Facebook author page: www.facebook.com/4u2read
Stephanie co-authors with her husband, Don, a Viet Nam veteran who served in the Marine Corps Reserves for thirty-two years before retiring as a colonel. He is also a career architect, whose specialty in government work includes the design of prisons, courthouses, and military facilities. Stephanie is an army brat who lived in many countries around the world and loved it. She learned to speak four foreign languages—but forgot all of them, alas, with lack of use. She met her husband at Drake University in Des Moines, Iowa, where she majored in English/Literature. She and Don live in Indianapolis, IN, and have three children and eleven grandchildren. With the empty nest and retirement, they began the new adventure of writing novels together.
Stranded: A shipwrecked Marine reservist helps three fellow castaways survive on an uninhabited jungle island, unaware one of them is responsible for his wife’s death.
Forgotten: A federal prosecutor's permanent memory loss threatens to land her forgotten fiancé in prison for murder.
1. You two co-author your novels. How did this happen?
Steph: Funny that Don is the one who got us started. He is dyslexic, therefore hated writing, and seldom read anything growing up other than comic books. I always loved reading and writing and wanted to be an author. When I became a wife and mom, I simply forgot about the dream. Then one day, at age 57, Don told me this storyline was stuck in his head and he wanted to publish it as a novel. I confess I snickered. He worked at it for four years before inviting me to join him. I figured I’d be nice and correct the spelling and grammar, but instead I fell in love with the story. Little did I know that I had to “learn to write” too. It took us ten years to reach publication, but sharing the “passion” has been a fantastic experience.
2. Did you find it easy to work together on it?
Don: It really helped to have a division of labor. While I wrote the initial draft, I realized I had to turn my precious baby over to Steph and trust her feminine sensibilities to soften the way I’d told the story. At first I gritted my teeth at any suggestion of change, but as we read how-to books together and attended writers’ conferences, I realized the worth of literary surgery on my poor child.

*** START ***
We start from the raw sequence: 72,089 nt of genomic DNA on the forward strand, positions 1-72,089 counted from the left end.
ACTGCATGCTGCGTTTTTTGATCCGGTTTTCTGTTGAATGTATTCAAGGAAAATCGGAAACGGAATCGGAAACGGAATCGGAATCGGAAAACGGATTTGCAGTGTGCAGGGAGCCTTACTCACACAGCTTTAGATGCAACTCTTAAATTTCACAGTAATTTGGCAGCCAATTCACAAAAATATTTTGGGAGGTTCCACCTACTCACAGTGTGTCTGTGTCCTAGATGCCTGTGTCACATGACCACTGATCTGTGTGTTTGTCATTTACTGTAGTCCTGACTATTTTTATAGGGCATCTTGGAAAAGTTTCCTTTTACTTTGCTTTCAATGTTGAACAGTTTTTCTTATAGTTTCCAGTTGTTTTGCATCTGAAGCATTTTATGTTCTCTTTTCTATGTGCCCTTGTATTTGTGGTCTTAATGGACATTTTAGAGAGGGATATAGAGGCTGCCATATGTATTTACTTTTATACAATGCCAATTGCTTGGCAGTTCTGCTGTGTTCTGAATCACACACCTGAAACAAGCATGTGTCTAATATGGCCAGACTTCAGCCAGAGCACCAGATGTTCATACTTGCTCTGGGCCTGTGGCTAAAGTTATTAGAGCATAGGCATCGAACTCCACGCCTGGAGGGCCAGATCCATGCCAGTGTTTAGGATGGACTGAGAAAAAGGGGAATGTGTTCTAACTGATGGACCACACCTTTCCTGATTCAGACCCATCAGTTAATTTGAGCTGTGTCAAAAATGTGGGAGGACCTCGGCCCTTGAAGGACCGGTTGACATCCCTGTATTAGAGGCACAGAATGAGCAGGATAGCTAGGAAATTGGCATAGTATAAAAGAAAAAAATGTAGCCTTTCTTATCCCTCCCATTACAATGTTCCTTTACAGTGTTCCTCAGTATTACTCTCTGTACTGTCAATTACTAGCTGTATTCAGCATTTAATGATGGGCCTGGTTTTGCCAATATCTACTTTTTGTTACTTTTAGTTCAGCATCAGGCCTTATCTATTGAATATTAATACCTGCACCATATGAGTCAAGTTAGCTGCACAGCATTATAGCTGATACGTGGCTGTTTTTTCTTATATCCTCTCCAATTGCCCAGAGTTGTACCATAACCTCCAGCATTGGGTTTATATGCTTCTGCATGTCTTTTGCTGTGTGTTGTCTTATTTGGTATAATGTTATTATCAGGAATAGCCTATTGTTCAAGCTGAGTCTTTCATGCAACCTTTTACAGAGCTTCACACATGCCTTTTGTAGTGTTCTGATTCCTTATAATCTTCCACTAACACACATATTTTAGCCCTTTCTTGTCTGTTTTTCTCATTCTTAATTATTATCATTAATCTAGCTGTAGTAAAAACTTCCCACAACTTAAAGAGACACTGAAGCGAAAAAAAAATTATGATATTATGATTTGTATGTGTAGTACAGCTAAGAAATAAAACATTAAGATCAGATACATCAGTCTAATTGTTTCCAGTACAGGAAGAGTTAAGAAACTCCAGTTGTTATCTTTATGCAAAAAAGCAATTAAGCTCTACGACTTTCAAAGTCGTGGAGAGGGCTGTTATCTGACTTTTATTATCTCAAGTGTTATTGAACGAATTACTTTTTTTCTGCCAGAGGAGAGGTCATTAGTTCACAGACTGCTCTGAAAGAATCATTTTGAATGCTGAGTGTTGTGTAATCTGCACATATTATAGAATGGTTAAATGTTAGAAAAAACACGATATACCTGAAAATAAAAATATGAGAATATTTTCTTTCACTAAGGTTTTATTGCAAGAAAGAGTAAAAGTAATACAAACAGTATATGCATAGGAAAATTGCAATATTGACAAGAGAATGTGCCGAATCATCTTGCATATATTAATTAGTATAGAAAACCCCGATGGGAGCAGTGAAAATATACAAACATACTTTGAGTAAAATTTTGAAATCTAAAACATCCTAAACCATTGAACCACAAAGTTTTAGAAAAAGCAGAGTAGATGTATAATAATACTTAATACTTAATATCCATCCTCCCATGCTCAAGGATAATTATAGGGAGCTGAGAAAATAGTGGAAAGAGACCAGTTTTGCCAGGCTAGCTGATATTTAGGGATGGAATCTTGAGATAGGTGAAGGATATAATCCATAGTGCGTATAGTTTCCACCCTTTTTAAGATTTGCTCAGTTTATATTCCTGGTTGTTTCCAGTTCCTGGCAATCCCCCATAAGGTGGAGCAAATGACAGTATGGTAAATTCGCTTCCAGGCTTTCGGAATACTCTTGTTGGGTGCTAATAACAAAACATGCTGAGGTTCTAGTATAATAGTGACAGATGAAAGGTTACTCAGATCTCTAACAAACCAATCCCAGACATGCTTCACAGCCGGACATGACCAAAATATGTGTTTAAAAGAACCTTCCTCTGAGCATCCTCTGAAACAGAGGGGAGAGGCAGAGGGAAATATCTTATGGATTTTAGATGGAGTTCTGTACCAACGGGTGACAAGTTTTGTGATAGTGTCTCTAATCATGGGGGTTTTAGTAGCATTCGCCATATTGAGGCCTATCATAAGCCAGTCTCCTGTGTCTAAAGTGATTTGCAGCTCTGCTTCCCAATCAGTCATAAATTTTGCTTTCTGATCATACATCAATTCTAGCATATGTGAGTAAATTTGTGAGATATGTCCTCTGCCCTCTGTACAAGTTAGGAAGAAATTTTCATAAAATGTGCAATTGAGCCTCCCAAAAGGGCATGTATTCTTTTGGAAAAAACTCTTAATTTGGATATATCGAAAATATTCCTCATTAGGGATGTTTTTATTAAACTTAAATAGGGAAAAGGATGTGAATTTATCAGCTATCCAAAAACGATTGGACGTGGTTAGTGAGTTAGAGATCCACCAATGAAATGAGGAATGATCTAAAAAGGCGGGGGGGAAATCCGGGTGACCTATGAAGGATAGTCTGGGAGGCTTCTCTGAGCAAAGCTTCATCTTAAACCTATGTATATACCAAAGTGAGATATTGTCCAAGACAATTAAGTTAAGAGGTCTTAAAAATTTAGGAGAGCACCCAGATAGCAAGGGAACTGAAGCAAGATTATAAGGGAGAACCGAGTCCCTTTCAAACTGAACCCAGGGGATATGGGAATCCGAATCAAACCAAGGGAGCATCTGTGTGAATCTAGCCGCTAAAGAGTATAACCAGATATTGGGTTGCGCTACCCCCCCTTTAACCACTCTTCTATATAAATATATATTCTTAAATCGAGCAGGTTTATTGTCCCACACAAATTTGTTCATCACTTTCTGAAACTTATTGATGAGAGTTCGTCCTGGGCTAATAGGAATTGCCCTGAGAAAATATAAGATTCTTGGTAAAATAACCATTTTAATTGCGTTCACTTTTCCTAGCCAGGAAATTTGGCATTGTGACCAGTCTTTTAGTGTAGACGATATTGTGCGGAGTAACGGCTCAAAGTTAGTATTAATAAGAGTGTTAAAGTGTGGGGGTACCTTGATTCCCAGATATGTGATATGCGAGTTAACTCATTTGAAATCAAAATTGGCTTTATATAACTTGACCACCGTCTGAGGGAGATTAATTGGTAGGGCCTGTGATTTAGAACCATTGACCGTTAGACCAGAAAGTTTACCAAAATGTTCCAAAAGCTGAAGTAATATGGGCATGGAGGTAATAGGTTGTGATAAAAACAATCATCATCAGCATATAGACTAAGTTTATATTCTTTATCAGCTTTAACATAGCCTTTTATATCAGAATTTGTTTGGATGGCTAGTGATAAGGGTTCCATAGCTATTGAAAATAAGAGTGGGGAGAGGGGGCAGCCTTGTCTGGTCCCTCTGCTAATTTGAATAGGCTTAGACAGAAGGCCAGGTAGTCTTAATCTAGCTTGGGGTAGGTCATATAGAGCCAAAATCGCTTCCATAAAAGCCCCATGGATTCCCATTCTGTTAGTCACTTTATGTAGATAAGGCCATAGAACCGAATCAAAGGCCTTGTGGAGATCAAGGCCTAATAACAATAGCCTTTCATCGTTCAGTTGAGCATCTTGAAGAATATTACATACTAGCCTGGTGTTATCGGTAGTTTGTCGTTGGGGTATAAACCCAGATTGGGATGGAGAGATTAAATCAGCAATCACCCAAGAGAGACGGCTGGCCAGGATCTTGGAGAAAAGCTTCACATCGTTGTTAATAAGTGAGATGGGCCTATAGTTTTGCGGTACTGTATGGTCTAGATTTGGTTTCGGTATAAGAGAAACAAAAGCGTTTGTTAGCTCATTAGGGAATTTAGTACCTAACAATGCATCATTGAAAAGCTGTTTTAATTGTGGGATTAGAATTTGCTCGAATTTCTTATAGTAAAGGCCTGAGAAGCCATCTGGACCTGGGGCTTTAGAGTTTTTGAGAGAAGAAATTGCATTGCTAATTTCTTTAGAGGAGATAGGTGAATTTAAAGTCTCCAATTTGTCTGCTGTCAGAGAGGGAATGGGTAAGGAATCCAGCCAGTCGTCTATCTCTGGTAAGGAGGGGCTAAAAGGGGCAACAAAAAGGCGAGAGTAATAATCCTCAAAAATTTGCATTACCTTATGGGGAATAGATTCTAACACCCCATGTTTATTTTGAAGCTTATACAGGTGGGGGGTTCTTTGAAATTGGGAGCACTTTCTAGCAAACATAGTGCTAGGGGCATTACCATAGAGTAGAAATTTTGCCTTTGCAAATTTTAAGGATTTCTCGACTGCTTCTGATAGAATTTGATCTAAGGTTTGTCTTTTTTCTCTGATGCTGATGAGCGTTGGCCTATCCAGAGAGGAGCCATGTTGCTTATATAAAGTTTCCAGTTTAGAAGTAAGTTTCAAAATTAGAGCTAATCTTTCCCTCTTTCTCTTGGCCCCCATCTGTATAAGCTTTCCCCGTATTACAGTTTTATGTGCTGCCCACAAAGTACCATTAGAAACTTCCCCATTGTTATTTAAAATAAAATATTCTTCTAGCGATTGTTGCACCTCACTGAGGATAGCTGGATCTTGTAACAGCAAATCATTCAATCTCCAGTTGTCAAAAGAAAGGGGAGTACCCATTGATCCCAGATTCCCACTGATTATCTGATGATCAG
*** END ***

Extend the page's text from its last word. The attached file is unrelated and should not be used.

3. How did the team-work impact you?
Don: It ultimately caused me to love my wife more as I grew in respect for her. I marveled at the way she was able to elegantly express ideas that I was just clumsy with.
Steph: I tend to be a global thinker and often reduce my knowledge to the bottom line. Over and over I was impressed with the details Don had imbedded in the story, especially from his experiences as a Marine Corps reservist and Viet Nam veteran. I also discovered that although he wasn’t a big reader, all those movies he watched had made him into an excellent plotter. Most important for both of us was that collaborating on our novel created a terrifically enjoyable bond for us as husband and wife.
4. What is the hardest thing about writing as a team?
Steph: We rarely disagree but when we do, we feel free as husband and wife to, um, clearly express ourselves. However, with fifty-one years of marriage under our belts, we also know how to get over it, find a way to agree, and move on. Being Christians with access to prayer definitely makes a difference.
5. What are you reading right now?
Don: I like Lee Child’s Jack Reacher series because there is lots of action and the story is not slowed with unnecessary description.
Steph: Our church has a women’s book club, so right now I’m reading A Different Sun by Elaine Neil Orr for them, and The Distant Hours by Kate Morton for me.